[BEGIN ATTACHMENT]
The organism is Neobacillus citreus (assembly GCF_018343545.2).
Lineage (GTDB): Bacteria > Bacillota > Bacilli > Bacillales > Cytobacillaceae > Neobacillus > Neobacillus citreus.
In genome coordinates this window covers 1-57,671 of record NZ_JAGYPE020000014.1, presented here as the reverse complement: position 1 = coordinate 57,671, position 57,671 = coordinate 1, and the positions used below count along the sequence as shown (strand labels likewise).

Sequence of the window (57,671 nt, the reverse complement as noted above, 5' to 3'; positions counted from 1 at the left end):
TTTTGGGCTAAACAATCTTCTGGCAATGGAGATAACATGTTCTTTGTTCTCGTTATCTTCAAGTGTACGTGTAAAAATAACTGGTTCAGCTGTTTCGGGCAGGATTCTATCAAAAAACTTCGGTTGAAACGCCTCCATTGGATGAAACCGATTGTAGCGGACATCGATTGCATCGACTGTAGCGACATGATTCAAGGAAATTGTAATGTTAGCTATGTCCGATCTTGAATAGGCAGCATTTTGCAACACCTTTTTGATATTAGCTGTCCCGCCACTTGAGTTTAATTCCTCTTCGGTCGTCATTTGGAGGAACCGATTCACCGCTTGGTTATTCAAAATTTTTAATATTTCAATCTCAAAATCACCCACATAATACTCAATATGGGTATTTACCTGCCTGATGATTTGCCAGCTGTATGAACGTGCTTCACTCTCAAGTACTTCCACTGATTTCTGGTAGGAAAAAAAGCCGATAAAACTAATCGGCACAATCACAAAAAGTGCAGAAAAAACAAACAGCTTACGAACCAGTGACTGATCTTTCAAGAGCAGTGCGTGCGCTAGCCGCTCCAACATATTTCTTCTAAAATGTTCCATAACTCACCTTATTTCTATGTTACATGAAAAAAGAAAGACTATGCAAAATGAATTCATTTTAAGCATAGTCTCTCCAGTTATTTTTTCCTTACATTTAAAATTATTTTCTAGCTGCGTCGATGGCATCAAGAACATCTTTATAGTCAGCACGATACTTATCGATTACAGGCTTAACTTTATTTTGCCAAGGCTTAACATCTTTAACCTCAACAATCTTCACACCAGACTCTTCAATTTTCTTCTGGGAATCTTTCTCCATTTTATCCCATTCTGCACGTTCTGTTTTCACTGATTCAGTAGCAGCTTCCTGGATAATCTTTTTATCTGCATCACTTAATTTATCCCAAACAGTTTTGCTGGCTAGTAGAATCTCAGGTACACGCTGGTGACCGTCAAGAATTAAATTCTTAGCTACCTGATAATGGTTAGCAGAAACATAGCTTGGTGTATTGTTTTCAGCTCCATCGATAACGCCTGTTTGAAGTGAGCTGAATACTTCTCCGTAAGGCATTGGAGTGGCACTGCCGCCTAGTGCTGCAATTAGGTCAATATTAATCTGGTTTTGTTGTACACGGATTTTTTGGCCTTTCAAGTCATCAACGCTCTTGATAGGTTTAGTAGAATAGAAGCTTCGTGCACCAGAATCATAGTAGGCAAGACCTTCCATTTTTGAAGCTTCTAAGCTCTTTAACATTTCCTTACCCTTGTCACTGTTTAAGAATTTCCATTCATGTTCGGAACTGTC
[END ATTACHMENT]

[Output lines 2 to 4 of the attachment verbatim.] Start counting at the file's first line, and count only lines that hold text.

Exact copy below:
Lineage (GTDB): Bacteria > Bacillota > Bacilli > Bacillales > Cytobacillaceae > Neobacillus > Neobacillus citreus.
In genome coordinates this window covers 1-57,671 of record NZ_JAGYPE020000014.1, presented here as the reverse complement: position 1 = coordinate 57,671, position 57,671 = coordinate 1, and the positions used below count along the sequence as shown (strand labels likewise).

Sequence of the window (57,671 nt, the reverse complement as noted above, 5' to 3'; positions counted from 1 at the left end):